In the current environment, sovereign investors remain hungry for returns and are developing their long-term investment strategies accordingly – including looking increasingly at alternatives. Previous Invesco studies have reported strong sovereign investor asset allocation preferences towards alternatives, a trend that is expected to continue in 2015. However, 2015 findings highlight a significant link between asset classes and region – and specifically the affinity of emerging markets to infrastructure investment, and developed markets to real estate.
Total sovereign portfolios are overweight to emerging market infrastructure (17%), relative to emerging markets generally (9%), while total sovereign portfolios are overweight to developed market real estate (73%) compared to developed markets generally (56%).  The general attraction of sovereigns to infrastructure investing is well-documented; however in emerging market infrastructure, this has been driven by two specific drivers.
Firstly, emerging market infrastructure is perceived as a low risk entry into emerging markets: sovereigns have struggled to deploy target risk asset allocations and realise the returns in emerging markets. However, concern around the risks associated with investing in emerging markets – namely political instability, corruption, regulation and a lack of legal protection – explain why the attractiveness of emerging markets drops when judged by investment factors compared to economic factors [figure 5]. Infrastructure is perceived as reducing all of these risks to some extent, because in general they are mitigated by government support.
Secondly, the supply and demand dynamics in emerging markets are more attractive to sovereigns   than both developed market infrastructure and different classes of emerging market alternative investments. The competition to access investments is far greater in developed market infrastructure, and in some cases (most notably in the US) the tax regime was far less attractive to international investors.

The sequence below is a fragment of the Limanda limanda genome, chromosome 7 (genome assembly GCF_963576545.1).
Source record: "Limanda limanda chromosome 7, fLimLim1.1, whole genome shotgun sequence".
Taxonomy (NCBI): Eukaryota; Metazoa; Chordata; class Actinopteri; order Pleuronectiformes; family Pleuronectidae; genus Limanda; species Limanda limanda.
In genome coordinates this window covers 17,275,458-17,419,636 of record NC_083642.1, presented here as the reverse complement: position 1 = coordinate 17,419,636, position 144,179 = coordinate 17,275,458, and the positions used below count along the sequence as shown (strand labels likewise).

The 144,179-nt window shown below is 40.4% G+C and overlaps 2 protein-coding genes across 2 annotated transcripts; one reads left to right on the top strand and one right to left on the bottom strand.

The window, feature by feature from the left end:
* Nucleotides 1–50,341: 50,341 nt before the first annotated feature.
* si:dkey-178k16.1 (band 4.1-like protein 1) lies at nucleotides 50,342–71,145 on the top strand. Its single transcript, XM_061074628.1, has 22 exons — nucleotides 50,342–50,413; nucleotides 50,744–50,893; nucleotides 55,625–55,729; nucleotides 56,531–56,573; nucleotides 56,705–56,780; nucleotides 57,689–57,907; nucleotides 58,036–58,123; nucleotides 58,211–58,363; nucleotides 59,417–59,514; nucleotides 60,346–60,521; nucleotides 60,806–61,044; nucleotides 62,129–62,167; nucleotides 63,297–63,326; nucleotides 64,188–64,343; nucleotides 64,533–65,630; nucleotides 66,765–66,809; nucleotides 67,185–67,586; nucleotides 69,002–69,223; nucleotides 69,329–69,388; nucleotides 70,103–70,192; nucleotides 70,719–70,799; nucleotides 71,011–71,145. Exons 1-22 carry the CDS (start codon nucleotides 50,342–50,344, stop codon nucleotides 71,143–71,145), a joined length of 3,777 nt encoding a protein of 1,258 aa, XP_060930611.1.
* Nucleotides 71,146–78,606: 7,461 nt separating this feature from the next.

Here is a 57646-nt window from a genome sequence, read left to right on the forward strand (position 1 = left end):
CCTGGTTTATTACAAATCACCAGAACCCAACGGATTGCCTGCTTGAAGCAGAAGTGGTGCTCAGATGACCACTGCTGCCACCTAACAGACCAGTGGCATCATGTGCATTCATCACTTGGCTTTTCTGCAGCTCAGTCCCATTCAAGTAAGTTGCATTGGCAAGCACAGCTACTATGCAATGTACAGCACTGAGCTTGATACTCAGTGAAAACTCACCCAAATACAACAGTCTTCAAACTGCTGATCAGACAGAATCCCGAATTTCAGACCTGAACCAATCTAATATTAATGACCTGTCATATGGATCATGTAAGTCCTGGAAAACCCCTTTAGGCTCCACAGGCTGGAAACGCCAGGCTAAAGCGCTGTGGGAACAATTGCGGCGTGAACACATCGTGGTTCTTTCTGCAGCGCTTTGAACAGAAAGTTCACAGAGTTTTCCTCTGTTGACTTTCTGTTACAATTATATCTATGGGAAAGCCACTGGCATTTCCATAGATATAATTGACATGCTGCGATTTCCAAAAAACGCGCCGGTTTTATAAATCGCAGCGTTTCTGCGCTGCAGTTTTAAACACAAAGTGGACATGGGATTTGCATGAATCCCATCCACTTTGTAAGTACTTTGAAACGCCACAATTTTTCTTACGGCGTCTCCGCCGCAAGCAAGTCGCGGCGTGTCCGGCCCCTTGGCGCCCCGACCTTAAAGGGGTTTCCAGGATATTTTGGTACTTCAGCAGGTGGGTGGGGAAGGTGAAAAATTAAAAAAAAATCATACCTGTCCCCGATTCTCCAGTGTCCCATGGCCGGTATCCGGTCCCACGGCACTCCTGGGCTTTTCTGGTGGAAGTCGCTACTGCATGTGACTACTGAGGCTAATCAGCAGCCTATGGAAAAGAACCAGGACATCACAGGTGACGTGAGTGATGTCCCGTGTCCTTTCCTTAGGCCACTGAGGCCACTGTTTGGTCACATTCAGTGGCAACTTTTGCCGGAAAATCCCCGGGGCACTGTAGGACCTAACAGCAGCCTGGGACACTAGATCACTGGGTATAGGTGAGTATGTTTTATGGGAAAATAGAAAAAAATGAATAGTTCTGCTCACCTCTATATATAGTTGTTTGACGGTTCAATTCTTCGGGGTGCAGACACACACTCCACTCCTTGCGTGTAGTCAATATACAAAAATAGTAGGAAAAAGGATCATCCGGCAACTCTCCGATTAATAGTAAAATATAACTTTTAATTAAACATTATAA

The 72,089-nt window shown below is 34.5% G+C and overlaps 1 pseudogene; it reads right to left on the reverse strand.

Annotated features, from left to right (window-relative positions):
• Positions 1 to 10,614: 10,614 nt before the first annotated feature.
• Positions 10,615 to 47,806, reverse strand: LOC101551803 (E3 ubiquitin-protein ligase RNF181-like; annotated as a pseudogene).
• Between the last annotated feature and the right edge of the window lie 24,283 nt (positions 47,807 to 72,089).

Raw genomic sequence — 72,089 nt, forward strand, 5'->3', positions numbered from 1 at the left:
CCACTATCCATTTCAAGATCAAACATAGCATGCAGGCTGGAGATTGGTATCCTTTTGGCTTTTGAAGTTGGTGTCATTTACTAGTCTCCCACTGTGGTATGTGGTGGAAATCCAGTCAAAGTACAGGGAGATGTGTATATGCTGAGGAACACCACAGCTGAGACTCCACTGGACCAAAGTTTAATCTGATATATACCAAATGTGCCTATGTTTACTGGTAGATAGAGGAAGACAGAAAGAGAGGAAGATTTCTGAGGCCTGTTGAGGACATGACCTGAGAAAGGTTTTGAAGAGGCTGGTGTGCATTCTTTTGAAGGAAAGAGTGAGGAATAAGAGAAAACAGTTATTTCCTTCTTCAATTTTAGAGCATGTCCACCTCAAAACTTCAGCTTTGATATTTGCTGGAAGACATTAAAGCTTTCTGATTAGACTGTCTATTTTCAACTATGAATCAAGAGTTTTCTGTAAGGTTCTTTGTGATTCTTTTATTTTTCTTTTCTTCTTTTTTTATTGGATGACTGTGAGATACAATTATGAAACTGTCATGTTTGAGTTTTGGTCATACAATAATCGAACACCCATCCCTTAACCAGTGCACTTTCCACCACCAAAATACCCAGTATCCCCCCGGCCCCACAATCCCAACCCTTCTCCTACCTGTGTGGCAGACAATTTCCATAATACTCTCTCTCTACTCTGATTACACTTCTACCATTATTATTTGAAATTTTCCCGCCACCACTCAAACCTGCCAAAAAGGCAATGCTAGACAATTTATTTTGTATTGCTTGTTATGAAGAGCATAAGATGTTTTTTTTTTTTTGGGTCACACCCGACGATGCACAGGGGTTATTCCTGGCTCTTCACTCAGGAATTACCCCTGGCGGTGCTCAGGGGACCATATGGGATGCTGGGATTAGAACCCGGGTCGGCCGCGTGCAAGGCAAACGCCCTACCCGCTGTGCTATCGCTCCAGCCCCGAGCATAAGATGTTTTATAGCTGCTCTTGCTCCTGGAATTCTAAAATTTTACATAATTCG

Sovereign investors are united in collective challenges for both infrastructure and real estate investments – namely cost (particularly when paying an external party to source a deal) and competition (especially for smaller sovereigns who are often only able to compete in their home market). Deal size and frequency is a challenge for larger sovereigns who need to deploy significant assets [figure 6].
However, for both infrastructure and real estate investments, the biggest challenge for sovereign investors is sourcing deals (cited by 53% of sovereigns as the number one factor). This is hardest in infrastructure, and as a result, this year’s study highlights accelerated growth in collaboration between sovereign investors to source these deals [figure 7]. Each sovereign in the study with an allocation of greater than 5% to alternatives already had on average 2.7 active sovereign collaborations, and all expected to increase these over time.
Sovereign investors cited the following benefits of collaboration:

• The presence of certain peers within an infrastructure deal was found to effectively guarantee Board approval for some sovereign investors.
• Commercial benefits associated with a syndicate of sovereigns improving pricing based on the scale of the investment and the credibility of multiple investors.
• Reciprocated introductions arising as local sovereign investors are expected to have the inside track on any infrastructure projects in their home region [figure 8].
Tolchard says: “The trend in sovereign collaboration was observed in our 2014 findings; however in 2015 this collaboration appears to be taken further by certain sovereigns who are developing infrastructure propositions specifically to target other sovereigns. Many sovereigns whom we surveyed felt this to be a logical evolution, since those that are established are best placed to help emerging sovereigns enter new alternative asset classes.
“In the wake the recent low oil price, this year’s study highlights that the investment industry is becoming more integrated and complex than ever, and alongside this, sovereign investors remain focused on sourcing infrastructure deals which is changing the traditional sovereign relationship.

“We believe, this annual study provides invaluable insight into the evolving investment behaviour and strategic objectives of sovereign investors across the globe.”